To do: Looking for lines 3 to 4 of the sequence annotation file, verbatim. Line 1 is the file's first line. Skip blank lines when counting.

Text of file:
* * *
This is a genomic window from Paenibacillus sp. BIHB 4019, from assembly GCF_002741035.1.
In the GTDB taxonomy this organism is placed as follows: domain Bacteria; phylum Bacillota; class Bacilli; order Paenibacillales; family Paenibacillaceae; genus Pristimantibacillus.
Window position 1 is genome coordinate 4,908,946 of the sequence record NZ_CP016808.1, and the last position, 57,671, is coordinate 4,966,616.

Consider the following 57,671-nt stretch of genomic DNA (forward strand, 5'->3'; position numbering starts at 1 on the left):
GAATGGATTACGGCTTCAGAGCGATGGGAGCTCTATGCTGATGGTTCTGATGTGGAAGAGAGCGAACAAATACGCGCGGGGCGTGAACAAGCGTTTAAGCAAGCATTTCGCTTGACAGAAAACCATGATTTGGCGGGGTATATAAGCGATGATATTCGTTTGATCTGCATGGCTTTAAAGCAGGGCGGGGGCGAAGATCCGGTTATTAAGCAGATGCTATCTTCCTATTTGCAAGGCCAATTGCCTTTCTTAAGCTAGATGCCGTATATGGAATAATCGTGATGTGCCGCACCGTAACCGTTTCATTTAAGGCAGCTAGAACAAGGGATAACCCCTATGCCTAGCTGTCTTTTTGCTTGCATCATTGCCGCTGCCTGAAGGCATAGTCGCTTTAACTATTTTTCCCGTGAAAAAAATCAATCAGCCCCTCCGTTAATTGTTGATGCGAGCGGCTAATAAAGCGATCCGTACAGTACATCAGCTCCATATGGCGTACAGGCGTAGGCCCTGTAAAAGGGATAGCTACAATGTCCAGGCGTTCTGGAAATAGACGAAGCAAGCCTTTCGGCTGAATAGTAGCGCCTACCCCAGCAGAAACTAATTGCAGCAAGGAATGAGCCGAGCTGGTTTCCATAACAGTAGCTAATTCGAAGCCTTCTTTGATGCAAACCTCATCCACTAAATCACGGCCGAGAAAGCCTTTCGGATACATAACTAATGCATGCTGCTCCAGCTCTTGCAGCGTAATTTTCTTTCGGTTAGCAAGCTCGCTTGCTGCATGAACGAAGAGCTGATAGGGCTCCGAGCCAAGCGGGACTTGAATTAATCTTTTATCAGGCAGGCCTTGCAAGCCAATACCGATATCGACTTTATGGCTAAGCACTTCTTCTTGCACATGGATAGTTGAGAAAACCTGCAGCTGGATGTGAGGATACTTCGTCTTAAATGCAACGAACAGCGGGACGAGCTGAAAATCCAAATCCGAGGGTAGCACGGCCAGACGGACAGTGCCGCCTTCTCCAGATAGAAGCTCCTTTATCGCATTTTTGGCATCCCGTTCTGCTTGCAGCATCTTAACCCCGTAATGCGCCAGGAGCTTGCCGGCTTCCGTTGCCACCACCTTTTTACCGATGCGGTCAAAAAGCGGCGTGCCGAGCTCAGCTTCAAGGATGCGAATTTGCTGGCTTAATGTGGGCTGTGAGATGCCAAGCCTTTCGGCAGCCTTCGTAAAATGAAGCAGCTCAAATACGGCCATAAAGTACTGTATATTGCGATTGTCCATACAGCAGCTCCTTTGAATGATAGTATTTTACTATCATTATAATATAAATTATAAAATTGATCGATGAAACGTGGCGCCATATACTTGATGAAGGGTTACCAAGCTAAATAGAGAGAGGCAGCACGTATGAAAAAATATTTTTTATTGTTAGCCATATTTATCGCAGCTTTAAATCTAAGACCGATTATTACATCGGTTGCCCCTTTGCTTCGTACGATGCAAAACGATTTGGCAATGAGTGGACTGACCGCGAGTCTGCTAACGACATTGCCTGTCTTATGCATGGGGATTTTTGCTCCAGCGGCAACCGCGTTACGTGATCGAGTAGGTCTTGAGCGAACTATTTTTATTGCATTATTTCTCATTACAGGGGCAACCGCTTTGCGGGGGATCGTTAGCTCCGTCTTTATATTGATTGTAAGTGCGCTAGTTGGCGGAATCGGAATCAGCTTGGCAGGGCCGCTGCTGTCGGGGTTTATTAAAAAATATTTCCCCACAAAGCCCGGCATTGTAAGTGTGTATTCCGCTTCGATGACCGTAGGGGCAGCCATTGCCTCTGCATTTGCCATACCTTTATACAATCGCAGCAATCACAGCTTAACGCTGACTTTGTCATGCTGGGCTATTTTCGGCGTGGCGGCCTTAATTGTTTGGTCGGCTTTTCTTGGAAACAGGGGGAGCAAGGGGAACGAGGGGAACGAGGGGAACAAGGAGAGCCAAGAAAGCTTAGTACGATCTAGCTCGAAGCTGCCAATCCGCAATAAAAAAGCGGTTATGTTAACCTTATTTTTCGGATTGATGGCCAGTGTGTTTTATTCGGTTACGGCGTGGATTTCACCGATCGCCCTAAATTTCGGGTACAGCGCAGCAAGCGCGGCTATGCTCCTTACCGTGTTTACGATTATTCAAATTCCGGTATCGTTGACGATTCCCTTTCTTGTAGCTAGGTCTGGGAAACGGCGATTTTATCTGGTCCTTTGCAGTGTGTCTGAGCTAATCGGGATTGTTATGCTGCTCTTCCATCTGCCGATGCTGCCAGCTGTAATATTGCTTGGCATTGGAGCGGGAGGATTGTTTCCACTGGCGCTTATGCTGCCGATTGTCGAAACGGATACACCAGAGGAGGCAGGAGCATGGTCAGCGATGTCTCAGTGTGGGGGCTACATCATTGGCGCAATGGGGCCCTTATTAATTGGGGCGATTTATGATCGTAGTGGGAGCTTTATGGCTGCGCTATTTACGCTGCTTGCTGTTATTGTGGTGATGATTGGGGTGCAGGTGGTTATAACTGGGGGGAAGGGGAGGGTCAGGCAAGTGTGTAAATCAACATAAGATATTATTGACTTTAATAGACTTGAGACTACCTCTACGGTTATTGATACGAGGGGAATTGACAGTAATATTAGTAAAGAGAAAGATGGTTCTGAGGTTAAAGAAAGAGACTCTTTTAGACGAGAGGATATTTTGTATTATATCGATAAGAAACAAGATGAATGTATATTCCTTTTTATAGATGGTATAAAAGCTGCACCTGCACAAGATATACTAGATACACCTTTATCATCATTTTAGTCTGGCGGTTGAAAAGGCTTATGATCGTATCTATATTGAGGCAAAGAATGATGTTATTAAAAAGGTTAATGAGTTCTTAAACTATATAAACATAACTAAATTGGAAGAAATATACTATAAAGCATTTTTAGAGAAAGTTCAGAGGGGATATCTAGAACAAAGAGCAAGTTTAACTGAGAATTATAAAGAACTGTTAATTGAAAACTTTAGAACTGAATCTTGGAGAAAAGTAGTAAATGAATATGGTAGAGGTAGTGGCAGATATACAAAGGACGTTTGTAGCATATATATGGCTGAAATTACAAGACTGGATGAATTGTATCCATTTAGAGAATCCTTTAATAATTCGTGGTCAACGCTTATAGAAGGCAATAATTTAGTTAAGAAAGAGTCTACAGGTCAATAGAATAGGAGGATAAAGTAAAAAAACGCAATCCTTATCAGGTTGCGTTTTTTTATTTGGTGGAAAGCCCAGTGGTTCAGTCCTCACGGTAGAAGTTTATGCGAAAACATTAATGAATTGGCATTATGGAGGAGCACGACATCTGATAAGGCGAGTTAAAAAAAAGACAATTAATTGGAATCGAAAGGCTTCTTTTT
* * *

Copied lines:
Window position 1 is genome coordinate 4,908,946 of the sequence record NZ_CP016808.1, and the last position, 57,671, is coordinate 4,966,616.

Consider the following 57,671-nt stretch of genomic DNA (forward strand, 5'->3'; position numbering starts at 1 on the left):